* Officials optimistic as China-U.S. trade talks resume
* Amazon leads consumer discretionary stocks
* PG&E shares slump on bankruptcy concerns
* Indexes up: Dow 0.65 pct, S&P 0.90 pct, Nasdaq 1.28 pct (Updates prices, adds quote from investor, details)
By Noel Randewich
Jan 7 (Reuters) - Amazon.com Inc and Microsoft Corp fueled a second straight session of gains on Wall Street on Monday, with the resumption of U.S.-China trade talks helping ease concerns that have pummeled the market in recent months.
The benchmark S&P 500's advance added to a 3.4 percent surge on Friday, when strong U.S. jobs data eased worries over economic health and the Federal Reserve calmed nerves over interest rate hikes crimping growth.
Fears of a global slowdown have led to a sharp pullback in the markets over the last few months and in analysts' estimates for corporate growth. But after hitting a 20-month low on Christmas Eve, the S&P has gained over 9 percent.
China has the "good faith" to work with the United States to resolve trade frictions, China's foreign ministry said, while U.S. Commerce Secretary Wilbur Ross said he saw "a very good chance that we will get a reasonable settlement" as the two countries started their first face-to-face talks since a 90-day truce was agreed in December.
"The main thing is the administration's implied progress on talks with China. That's something that market sees as very important," said Rick Meckler, partner at Cherry Lane Investments in New Vernon, New Jersey.
Ten of the 11 major S&P sectors rose. The biggest gain was logged by the consumer discretionary index, which jumped 2.64 percent, led by a 3.2 percent rise in Amazon. That made Amazon Wall Street's most valuable company at $794 billion, eclipsing Microsoft's market capitalization, which reached $789 billion following a 0.85 percent rise in its stock.
They and other high-profile technology and consumer stocks have rebounded after falling sharply in the final quarter of 2018.
Much of Monday's upbeat sentiment was an extension of the previous session's rally.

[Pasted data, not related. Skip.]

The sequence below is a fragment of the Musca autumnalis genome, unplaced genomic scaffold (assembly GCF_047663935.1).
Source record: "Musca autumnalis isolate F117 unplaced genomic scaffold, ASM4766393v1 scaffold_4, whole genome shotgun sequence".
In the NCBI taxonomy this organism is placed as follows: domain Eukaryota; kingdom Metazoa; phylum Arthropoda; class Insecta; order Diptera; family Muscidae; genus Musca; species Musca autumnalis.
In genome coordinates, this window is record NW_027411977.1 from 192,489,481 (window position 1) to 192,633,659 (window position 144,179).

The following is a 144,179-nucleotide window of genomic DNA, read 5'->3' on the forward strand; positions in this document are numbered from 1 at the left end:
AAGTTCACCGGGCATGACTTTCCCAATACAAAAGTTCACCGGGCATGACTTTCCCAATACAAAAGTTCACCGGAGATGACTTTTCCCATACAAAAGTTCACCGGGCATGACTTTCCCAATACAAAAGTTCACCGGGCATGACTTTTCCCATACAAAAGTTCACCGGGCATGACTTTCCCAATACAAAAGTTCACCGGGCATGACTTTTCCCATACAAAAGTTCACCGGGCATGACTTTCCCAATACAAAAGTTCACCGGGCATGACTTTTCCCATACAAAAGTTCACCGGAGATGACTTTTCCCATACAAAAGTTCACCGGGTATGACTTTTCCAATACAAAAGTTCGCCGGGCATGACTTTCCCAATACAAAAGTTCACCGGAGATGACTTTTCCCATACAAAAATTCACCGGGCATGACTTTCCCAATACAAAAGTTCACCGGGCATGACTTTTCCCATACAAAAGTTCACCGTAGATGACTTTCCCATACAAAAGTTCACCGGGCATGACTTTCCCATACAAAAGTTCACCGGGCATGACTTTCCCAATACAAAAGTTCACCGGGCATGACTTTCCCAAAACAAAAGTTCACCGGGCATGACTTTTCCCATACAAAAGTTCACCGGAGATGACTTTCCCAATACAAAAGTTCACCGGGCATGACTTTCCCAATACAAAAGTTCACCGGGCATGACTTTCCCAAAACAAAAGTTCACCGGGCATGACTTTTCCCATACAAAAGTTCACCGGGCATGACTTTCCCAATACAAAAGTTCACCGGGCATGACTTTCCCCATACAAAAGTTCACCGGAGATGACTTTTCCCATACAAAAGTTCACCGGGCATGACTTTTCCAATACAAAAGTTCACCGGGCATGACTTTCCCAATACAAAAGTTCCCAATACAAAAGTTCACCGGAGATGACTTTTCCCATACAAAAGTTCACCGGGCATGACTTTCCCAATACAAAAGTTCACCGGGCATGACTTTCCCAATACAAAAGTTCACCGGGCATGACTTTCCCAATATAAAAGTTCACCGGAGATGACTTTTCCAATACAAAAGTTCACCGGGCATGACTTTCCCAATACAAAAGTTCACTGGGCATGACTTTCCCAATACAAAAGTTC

"The news on Friday was positive, and market participants are now acting more confident, and that is feeding on itself," said Tom Martin, a portfolio manager at Globalt Investments in Atlanta.
The S&P energy index gained 1.5 percent as oil prices climbed about 3 percent on support from OPEC production cuts.
The Philadelphia Semiconductor index, which includes many companies dependent on China for revenue, jumped 2.36 percent.
At 2:13 pm ET, the Dow Jones Industrial Average was up 0.65 percent at 23,584.85 points, while the S&P 500 had gained 0.90 percent to 2,554.7.
The Nasdaq Composite added 1.28 percent to 6,825.16.
Utilities was the only sector down, dragged lower by PG&E Corp's 22 percent slump. Reuters reported that the California utility is exploring filing for bankruptcy protection related to potential liabilities from wildfires.
With earnings season approaching, investors expect a slowdown in fourth-quarter profit growth and they will scrutinize forecasts for signs of further weakness.
Analysts now estimate S&P 500 companies to increase their fourth-quarter earnings per share by 15 percent. That compares to expectations of 20 percent growth three months ago, according to Refinitiv IBES data. The estimate for 2019 profit growth has fallen to about 7 percent from 10 percent.
Dollar Tree Inc jumped 5 percent after activist investor Starboard Value LP called on the retailer to sell its underperforming Family Dollar business and proposed replacing a majority of its board.
Loxo Oncology Inc surged 66 percent after Eli Lilly and Co said it would buy the cancer drug developer for about $8 billion.
Advancing issues outnumbered declining ones on the NYSE by a 4.27-to-1 ratio; on Nasdaq, a 3.17-to-1 ratio favored advancers.
The S&P 500 posted no new 52-week highs and no new lows; the Nasdaq Composite recorded 27 new highs and 12 new lows. (Reporting by Noel Randewich in San Francisco; additional reporting by Sruthi Shankar in Bengaluru; Editing by Lisa Shumaker)